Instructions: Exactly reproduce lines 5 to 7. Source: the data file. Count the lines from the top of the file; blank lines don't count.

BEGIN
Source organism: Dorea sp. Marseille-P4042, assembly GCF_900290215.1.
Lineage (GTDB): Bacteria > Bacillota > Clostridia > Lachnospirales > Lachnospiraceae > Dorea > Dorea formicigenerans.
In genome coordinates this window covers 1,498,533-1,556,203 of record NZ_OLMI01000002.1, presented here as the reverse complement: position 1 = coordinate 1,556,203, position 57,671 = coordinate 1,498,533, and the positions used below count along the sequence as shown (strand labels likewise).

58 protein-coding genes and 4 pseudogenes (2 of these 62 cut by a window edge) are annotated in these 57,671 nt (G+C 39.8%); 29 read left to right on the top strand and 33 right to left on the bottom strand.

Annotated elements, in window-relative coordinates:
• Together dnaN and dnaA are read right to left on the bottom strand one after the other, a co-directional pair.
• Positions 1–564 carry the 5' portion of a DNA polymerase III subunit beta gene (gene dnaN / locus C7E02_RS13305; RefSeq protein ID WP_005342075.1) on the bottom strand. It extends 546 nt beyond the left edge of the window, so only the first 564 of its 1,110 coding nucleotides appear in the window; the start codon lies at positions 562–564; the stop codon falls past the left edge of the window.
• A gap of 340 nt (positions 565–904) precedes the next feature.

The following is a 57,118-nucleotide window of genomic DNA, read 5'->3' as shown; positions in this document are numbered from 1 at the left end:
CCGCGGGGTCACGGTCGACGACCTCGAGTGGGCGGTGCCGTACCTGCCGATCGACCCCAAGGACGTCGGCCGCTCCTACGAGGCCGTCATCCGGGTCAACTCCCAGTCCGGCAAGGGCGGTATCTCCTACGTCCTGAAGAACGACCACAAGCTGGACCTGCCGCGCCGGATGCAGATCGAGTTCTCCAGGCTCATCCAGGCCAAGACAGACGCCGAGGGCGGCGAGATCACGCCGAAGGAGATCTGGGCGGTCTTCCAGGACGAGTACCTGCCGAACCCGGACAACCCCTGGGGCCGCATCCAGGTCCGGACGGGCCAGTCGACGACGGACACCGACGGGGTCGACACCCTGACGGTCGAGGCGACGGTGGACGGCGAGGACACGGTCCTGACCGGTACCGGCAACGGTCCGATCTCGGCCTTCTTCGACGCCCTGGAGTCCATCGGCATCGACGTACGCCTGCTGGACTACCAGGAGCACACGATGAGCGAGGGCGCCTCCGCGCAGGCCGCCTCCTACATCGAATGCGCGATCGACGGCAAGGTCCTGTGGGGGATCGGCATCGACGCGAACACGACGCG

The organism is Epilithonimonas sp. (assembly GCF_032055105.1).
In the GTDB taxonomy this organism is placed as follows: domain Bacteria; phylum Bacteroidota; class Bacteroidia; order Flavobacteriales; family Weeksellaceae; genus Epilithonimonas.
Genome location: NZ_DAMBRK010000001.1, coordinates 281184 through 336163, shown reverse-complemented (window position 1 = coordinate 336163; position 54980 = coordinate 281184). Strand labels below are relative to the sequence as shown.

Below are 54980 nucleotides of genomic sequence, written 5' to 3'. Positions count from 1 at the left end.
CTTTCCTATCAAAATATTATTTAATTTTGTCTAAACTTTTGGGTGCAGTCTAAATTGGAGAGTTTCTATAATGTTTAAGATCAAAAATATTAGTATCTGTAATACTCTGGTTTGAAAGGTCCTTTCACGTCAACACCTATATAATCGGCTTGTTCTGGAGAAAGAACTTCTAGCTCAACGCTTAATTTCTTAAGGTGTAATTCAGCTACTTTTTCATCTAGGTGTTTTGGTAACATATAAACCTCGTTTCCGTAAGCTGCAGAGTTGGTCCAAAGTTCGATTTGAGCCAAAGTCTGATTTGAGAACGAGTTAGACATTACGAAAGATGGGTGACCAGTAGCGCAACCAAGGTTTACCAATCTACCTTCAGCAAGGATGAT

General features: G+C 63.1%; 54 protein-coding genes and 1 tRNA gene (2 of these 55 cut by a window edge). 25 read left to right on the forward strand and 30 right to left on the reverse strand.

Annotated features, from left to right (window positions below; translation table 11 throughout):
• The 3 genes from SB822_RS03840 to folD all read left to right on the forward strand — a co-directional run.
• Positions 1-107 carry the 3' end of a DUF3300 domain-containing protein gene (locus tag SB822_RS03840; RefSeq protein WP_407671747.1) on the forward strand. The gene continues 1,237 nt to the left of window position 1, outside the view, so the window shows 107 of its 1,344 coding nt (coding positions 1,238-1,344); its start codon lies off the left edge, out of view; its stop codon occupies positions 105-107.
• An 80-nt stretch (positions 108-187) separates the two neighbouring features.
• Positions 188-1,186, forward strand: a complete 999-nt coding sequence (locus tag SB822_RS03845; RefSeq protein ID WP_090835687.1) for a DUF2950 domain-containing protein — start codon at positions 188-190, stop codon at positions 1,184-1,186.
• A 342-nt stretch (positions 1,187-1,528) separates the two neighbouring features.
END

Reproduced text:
Annotated elements, in window-relative coordinates:
• Together dnaN and dnaA are read right to left on the bottom strand one after the other, a co-directional pair.
• Positions 1–564 carry the 5' portion of a DNA polymerase III subunit beta gene (gene dnaN / locus C7E02_RS13305; RefSeq protein ID WP_005342075.1) on the bottom strand. It extends 546 nt beyond the left edge of the window, so only the first 564 of its 1,110 coding nucleotides appear in the window; the start codon lies at positions 562–564; the stop codon falls past the left edge of the window.